When I was first asked if I knew about Change-Camp, admittedly, I thought it was a reality television show. Then, when I was told it was a nationwide grassroots movement encouraging us to “design a future based on transparency, civic engagement and democratic empowerment,” I still thought it could make good television, at least on the CPAC channel.
According to the website http://sault.changecamp.ca the local chapter is holding an event this month “where our community will gather to answer this one simple question: How can we work together to create our desired future?”
That’s no small question. What is our “desired future?” And won’t my answer differ from others?
Indeed, some would want to focus on the economic future of the community, creating jobs, taking on youth outmigration. Others would be more interested in clean air, water, green space and focusing on the “naturally gifted” slogan.
Some would want to look at the social aspect of community and improve meeting places for seniors, youth, new immigrants, and improve tolerance for diversity within our community.
Then there is the political agenda, as some might want to address concerns of old-boys’ networks in government, and others could want to keep the current system purring.
The beauty of this un-conference is that like-minded people can connect, even if the people beside them are not like-minded.
The seeds for new directions could all be planted in one room. New and even unlikely friendships could be forged around tending for these new seedlings together.
The organizers are quite specific that no one right answer is sought.
I like the idea that the event could help “citizens become more connected to each other around their civic passions in the place they call home.”
We have become so insular that sometimes I think we fall into the trap of feeling that one person can’t make a difference. Nothing could be further from the truth, and events such as this could help bolster an agenda we believe in, by getting help to make it take root and blossom.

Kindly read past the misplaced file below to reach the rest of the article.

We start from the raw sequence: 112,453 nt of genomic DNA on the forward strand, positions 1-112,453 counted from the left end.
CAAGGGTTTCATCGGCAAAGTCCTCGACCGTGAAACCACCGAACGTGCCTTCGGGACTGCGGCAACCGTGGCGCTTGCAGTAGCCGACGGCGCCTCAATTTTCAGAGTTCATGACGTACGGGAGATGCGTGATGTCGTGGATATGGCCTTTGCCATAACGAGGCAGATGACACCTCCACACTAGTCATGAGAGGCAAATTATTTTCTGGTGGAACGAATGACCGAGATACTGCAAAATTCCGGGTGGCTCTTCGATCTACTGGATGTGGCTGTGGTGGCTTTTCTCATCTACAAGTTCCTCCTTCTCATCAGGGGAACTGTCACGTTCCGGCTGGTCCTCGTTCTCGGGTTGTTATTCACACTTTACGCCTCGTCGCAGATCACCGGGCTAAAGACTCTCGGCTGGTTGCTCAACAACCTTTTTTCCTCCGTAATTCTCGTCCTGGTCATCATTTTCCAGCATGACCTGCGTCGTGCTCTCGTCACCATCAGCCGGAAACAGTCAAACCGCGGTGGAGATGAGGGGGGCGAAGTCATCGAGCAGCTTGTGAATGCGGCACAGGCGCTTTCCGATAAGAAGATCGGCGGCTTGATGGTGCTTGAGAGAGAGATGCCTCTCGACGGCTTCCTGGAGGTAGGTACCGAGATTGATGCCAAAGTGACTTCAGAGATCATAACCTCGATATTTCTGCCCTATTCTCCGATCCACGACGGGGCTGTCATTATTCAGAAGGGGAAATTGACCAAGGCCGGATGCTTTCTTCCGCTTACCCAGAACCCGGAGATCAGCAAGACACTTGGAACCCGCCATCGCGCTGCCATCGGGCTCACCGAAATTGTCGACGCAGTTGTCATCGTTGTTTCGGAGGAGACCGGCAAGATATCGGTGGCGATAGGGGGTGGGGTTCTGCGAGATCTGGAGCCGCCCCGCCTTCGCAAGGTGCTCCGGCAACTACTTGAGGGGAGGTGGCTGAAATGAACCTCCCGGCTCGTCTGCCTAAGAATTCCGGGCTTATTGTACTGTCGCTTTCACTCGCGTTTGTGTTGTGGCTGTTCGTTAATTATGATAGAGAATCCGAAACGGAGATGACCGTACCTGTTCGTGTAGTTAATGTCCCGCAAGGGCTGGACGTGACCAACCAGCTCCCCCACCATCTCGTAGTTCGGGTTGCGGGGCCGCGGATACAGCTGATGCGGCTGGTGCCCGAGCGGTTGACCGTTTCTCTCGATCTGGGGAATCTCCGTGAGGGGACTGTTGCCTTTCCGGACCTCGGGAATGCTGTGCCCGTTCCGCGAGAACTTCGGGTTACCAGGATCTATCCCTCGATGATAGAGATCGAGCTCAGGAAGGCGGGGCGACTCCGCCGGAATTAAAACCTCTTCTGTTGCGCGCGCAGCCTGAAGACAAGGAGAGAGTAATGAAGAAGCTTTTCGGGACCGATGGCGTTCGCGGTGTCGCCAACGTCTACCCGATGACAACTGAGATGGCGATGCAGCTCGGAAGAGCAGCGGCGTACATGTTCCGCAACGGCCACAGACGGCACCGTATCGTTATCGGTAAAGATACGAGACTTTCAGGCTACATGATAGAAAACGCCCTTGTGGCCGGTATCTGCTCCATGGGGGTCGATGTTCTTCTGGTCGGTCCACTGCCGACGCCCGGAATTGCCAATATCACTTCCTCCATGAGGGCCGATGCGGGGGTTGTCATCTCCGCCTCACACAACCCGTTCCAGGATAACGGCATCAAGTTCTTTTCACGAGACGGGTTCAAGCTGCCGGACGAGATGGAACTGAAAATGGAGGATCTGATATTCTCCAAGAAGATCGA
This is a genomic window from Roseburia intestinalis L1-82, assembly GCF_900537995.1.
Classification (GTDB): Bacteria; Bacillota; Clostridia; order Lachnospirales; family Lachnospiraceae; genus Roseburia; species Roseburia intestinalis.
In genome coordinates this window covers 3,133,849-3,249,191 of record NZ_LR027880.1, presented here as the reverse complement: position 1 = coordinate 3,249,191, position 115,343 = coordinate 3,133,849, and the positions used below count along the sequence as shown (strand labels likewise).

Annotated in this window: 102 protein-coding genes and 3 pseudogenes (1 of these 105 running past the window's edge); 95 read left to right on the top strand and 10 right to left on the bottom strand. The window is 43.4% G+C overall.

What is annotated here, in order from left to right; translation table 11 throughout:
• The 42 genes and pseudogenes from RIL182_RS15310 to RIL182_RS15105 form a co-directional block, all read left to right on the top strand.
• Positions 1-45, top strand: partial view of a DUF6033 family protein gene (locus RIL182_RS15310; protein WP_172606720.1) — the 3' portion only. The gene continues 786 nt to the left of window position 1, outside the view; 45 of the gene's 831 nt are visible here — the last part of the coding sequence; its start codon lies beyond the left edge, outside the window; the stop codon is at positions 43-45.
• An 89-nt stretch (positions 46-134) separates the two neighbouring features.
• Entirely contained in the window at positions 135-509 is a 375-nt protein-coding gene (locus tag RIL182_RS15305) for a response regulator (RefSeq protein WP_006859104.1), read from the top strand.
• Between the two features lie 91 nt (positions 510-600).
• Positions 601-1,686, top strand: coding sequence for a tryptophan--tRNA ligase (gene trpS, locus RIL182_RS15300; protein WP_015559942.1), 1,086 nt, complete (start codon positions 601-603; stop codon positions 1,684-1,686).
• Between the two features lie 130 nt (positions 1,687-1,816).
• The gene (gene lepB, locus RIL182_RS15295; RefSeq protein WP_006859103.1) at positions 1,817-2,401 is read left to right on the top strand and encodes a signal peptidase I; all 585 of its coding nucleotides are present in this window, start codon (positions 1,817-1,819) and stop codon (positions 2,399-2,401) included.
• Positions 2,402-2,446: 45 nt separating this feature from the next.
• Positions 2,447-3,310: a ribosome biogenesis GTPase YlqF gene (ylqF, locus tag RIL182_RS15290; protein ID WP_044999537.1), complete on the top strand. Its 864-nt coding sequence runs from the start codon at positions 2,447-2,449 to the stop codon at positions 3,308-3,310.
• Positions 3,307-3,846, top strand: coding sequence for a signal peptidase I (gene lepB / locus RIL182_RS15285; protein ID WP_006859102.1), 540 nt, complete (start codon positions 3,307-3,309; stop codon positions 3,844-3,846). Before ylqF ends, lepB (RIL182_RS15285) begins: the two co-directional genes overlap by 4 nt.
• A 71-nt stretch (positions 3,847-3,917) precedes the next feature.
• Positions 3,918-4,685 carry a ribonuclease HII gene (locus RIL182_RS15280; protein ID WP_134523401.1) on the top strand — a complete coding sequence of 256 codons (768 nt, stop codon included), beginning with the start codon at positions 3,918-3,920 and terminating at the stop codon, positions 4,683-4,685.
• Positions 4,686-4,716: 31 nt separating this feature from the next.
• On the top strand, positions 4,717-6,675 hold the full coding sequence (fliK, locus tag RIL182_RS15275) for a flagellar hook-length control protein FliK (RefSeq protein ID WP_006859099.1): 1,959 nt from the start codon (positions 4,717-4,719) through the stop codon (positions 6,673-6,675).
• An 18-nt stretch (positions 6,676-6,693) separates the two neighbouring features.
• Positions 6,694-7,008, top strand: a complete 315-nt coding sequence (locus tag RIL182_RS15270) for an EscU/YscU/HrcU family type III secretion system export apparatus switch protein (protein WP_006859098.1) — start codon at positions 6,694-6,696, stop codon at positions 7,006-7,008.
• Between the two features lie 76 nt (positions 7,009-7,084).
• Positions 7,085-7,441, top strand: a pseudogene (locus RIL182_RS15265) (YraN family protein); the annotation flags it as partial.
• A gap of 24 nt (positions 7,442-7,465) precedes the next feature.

I don’t understand the “how” of the other part of the mandate, but again it sounds worthwhile: “helping governments become more open, transparent, participatory, innovative, efficient and effective.”
Labelled a “movement” as opposed to an “event” Change-Camp is supposed to “seek responses, opinions and actions to this question from many diverse individuals and groups in our community.”
My concern is that the “movement” is an all-day event — which will turn off a lot of participants, including me. I’m all for change, but listening to ideas/complaints all day is not my idea of fun — especially if I have to pay a babysitter for the privilege, and be away from my kids on a Saturday.
So that raises the question, who will go?
There will, of course, be the hard-core activists preaching on their standard soap boxes. Although some extreme views are unrealistic, they have their place in helping us to move further forward than without them.
Candidates for the next election might want to take note of this meeting, to listen to ideas for causes they can help champion and show what they stand for and against.
Aside from radicals and the political, I’m hoping the event will attract the moms and dads and grandmothers and grandfathers and teens who are positive thinkers and believe in big ideas.
I would hope that educated people will be drawn to the event — not only people who have higher education, but entrepreneurs, those who have travelled the world, seen what is possible, and have vision that sees past our Northern community.
I’m hoping that the people who think to themselves “this event is not for me” will be the ones who go.
Who knows, ChangeCamp might help someone out there decide to run for city council or mayor. After all, it seems all kinds are throwing their hats in the ring, so why not you? Why not me?
We should at least consider attending, as it could be more entertaining than reruns and has all the components for good reality television.
I can hear the announcer’s voice booming for the Change-Camp premiere: Will it simply be a collection of the city’s squeaky wheels? Will friendships be made and new directions planted? Will unexpected leaders emerge?
There is one way to find out, tune in to ChangeCamp on Saturday, June 26.